Windows Home Server
Windows Home Server was released to manufacturing on 16 July 2007 and officially released on 7 November 2007. Power Pack 1 for Windows Home Server was released 20 July 2008, Power Pack 2 was released 24 March 2009, and Power Pack 3 was released 24 November 2009 . The next version of Windows Home Server, Windows Home Server V2 is expected to be released sometime in 2010.
Windows Home Server is part of a long-term vision by Microsoft to create a new platform for the home. Windows Home Server helps families and home-based businesses with multiple computers to organize, share, and automatically back up photos, videos, music, and other important documents. With over 130,000 registered Microsoft Connect users, there is a stong and vibrant community of enthusiasts helping to improve Windows Home Server software.
Windows Home Server is built on the same codebase as Windows Server 2003 SP2. It includes almost all technologies found in Windows Server 2003 SP2 but has been modified in some areas to remove or limit features. It also includes some new capabilities not found in Windows Server 2003 SP2.
If you have multiple PCs with increasingly large amounts of digital photography, music, video, and documents, then protecting, organizing, and connecting this digital media can be a challenging task. Help with managing your digital dilemmas has arrived. Windows Home Server does more than Network Attached Storage (NAS) – take a look.
Windows Home Server solves three problems for home networks
Like many IT pros, I have attempted to set up a full-fledged Windows server to run my home network. Yes, I’ve even gone so far as creating my own Windows domain. But, like most of the techies I know, I’ve also eventually abandoned the thing and gone back to a Windows workgroup for simplicity sake, if not power-consumption and cost.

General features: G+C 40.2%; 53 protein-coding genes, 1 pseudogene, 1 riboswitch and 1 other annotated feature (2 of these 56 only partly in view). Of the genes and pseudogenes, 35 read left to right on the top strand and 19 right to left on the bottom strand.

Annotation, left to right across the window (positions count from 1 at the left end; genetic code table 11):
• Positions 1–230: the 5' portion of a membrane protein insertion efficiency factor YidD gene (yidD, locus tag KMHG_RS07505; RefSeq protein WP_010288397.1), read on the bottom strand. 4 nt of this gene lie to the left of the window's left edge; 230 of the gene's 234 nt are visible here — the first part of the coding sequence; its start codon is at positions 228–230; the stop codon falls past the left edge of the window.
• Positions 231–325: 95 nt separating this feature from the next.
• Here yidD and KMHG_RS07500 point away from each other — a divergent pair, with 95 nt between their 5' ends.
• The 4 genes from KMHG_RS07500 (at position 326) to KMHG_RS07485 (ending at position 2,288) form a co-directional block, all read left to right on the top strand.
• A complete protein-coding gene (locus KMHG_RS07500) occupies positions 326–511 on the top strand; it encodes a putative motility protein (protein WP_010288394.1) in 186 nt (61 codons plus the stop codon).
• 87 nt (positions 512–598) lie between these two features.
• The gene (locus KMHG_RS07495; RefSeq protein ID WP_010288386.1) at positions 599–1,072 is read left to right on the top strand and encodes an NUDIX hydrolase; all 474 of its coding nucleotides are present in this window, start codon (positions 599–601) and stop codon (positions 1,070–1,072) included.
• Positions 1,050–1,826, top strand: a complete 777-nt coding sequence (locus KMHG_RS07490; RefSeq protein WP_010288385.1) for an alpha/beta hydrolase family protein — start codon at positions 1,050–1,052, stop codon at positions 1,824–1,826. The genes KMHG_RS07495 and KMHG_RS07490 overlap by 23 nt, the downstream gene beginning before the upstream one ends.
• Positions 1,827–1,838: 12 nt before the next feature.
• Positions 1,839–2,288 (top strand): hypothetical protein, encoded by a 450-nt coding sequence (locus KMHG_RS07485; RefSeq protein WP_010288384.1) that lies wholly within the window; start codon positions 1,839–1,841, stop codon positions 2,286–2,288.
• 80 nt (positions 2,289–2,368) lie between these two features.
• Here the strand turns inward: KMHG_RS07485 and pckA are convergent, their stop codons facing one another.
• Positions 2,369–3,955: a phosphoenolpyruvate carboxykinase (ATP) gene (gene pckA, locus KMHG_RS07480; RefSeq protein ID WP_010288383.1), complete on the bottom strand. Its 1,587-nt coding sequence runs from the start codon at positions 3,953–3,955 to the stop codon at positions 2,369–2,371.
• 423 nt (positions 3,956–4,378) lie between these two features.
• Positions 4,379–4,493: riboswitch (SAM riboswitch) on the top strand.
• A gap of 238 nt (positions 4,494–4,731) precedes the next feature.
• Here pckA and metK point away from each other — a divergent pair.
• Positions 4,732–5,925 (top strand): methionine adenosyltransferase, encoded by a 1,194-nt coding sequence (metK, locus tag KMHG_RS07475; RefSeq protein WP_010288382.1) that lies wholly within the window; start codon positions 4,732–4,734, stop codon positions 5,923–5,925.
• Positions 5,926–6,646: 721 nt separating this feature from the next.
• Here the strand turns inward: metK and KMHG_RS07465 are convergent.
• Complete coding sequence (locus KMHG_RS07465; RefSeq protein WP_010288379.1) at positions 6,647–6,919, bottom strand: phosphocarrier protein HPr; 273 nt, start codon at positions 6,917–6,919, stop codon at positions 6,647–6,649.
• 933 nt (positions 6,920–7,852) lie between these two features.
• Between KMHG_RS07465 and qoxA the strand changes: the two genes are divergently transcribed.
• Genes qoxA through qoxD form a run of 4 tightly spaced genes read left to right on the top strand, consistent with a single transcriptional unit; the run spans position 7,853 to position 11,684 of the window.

So now, here comes Windows Home Server, a workgroup server for a network of 10 computers or less. I’ve been beta testing it, reading what others are saying about it, and talking to colleagues who are working with it. The early returns are a lot better than I expected. Windows Home Server is trying to solve three problems:
- File sharing
- Remote access to files
In order to figure out just how well it accomplishes these tasks, I consulted my colleague Shawn Morton (right), the TechRepublic site manager, because Shawn is the most proficient consumer electronics dude that I know, and he has been testing Windows Home Server with live data. Shawn has a serious home network setup with a variety of PCs, an XP Media Center PC, an Xbox 360, Nintendo Wii, and a ton of other stuff that I won’t mention, otherwise you’ll end up drooling like me.
Share the knowledge